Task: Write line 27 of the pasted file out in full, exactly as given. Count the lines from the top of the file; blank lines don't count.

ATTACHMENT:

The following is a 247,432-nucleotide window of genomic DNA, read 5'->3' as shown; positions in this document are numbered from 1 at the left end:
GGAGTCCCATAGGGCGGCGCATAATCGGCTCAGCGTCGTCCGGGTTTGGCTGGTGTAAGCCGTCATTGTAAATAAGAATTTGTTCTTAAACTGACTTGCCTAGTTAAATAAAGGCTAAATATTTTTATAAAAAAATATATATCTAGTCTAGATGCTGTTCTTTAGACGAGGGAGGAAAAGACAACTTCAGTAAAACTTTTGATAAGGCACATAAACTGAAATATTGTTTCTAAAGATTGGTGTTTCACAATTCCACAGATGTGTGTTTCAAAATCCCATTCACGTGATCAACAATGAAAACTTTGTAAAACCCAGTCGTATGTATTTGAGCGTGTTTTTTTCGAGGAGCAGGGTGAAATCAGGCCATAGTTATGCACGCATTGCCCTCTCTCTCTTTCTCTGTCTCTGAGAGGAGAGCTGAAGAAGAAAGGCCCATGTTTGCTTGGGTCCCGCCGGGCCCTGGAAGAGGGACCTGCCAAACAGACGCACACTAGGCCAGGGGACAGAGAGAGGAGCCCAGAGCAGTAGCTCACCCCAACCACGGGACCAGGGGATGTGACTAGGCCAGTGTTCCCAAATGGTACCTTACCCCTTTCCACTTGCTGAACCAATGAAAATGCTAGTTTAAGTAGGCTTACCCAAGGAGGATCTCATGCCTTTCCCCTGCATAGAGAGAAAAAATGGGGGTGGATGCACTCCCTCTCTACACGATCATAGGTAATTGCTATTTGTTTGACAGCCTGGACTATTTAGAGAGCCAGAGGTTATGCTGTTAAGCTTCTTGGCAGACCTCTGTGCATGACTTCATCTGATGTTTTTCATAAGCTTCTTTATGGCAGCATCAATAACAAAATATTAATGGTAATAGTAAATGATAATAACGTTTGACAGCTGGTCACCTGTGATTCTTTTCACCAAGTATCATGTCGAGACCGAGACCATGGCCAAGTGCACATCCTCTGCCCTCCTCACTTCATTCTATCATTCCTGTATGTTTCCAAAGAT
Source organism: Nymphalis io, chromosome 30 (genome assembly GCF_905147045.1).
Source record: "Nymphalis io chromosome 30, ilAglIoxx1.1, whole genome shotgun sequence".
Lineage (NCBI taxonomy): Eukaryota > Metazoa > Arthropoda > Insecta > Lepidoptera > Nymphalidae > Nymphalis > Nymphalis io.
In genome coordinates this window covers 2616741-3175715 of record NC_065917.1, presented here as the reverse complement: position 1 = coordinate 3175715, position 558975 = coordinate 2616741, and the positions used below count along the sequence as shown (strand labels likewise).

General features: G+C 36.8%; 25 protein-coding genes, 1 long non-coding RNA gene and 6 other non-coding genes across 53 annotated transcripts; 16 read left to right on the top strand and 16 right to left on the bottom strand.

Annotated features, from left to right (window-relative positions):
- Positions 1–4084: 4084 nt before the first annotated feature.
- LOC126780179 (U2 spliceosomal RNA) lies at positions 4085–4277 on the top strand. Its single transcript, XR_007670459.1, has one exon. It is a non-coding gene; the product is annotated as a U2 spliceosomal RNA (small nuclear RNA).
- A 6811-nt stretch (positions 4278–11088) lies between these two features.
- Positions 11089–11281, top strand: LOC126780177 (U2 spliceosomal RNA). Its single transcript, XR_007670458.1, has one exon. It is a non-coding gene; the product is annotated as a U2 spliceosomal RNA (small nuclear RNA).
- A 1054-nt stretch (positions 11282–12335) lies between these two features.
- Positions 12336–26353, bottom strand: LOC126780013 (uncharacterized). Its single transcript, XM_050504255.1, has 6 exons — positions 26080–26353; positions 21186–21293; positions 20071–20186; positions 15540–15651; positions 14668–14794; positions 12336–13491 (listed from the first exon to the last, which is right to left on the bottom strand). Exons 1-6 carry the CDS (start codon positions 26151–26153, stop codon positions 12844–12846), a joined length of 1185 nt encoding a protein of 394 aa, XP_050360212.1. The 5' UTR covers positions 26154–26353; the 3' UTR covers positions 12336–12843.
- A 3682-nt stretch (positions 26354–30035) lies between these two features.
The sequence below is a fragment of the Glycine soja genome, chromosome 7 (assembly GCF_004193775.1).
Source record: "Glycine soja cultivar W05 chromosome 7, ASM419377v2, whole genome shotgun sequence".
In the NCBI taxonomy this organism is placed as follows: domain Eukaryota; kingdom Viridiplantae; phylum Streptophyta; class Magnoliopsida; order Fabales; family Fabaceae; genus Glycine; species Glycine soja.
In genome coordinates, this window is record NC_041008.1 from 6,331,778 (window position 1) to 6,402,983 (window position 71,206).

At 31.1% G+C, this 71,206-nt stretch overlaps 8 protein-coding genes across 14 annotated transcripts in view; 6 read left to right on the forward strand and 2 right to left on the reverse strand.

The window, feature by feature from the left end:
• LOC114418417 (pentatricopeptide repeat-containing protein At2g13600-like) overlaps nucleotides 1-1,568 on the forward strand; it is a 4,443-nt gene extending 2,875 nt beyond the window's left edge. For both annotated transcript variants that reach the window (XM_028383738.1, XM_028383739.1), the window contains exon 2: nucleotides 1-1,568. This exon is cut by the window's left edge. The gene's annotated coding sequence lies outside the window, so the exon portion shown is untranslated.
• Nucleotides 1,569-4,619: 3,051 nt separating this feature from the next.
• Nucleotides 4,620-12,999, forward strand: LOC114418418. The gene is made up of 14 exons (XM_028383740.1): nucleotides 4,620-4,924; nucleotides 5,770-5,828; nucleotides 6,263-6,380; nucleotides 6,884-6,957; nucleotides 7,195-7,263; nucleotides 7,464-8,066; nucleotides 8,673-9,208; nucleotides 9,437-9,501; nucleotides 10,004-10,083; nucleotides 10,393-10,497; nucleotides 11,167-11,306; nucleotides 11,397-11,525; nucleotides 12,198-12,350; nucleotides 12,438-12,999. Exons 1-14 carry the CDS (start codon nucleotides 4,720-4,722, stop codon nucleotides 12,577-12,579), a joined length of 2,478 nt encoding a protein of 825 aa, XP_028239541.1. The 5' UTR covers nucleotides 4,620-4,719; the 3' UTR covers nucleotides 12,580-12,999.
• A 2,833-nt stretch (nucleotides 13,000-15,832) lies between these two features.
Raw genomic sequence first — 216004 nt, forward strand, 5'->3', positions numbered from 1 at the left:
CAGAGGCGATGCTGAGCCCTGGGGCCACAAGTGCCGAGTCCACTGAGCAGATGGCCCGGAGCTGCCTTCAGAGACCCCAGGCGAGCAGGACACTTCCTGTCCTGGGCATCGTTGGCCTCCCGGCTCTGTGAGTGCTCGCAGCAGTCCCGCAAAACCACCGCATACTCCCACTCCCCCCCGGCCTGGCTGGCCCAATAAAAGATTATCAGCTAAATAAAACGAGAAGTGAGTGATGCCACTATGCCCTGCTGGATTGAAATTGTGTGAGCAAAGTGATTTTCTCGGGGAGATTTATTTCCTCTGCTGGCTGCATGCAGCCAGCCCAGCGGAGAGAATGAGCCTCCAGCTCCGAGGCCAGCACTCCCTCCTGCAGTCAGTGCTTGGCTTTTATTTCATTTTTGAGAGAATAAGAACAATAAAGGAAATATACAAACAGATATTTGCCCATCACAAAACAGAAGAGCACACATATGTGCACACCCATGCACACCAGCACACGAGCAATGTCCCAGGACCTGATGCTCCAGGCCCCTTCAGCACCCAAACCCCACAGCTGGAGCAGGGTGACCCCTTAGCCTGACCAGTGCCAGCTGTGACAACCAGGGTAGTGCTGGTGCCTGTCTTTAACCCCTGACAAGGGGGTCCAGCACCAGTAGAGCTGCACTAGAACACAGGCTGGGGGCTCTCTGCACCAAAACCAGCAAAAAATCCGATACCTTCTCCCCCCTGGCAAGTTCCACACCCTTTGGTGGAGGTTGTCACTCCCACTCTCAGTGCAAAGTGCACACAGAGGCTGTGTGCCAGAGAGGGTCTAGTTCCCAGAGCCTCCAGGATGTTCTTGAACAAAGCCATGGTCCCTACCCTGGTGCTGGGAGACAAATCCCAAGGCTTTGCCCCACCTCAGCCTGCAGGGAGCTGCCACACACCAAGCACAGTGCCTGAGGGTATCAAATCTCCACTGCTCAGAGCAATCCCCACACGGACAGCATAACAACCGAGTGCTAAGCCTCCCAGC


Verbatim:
CAGAGGCGATGCTGAGCCCTGGGGCCACAAGTGCCGAGTCCACTGAGCAGATGGCCCGGAGCTGCCTTCAGAGACCCCAGGCGAGCAGGACACTTCCTGTCCTGGGCATCGTTGGCCTCCCGGCTCTGTGAGTGCTCGCAGCAGTCCCGCAAAACCACCGCATACTCCCACTCCCCCCCGGCCTGGCTGGCCCAATAAAAGATTATCAGCTAAATAAAACGAGAAGTGAGTGATGCCACTATGCCCTGCTGGATTGAAATTGTGTGAGCAAAGTGATTTTCTCGGGGAGATTTATTTCCTCTGCTGGCTGCATGCAGCCAGCCCAGCGGAGAGAATGAGCCTCCAGCTCCGAGGCCAGCACTCCCTCCTGCAGTCAGTGCTTGGCTTTTATTTCATTTTTGAGAGAATAAGAACAATAAAGGAAATATACAAACAGATATTTGCCCATCACAAAACAGAAGAGCACACATATGTGCACACCCATGCACACCAGCACACGAGCAATGTCCCAGGACCTGATGCTCCAGGCCCCTTCAGCACCCAAACCCCACAGCTGGAGCAGGGTGACCCCTTAGCCTGACCAGTGCCAGCTGTGACAACCAGGGTAGTGCTGGTGCCTGTCTTTAACCCCTGACAAGGGGGTCCAGCACCAGTAGAGCTGCACTAGAACACAGGCTGGGGGCTCTCTGCACCAAAACCAGCAAAAAATCCGATACCTTCTCCCCCCTGGCAAGTTCCACACCCTTTGGTGGAGGTTGTCACTCCCACTCTCAGTGCAAAGTGCACACAGAGGCTGTGTGCCAGAGAGGGTCTAGTTCCCAGAGCCTCCAGGATGTTCTTGAACAAAGCCATGGTCCCTACCCTGGTGCTGGGAGACAAATCCCAAGGCTTTGCCCCACCTCAGCCTGCAGGGAGCTGCCACACACCAAGCACAGTGCCTGAGGGTATCAAATCTCCACTGCTCAGAGCAATCCCCACACGGACAGCATAACAACCGAGTGCTAAGCCTCCCAGC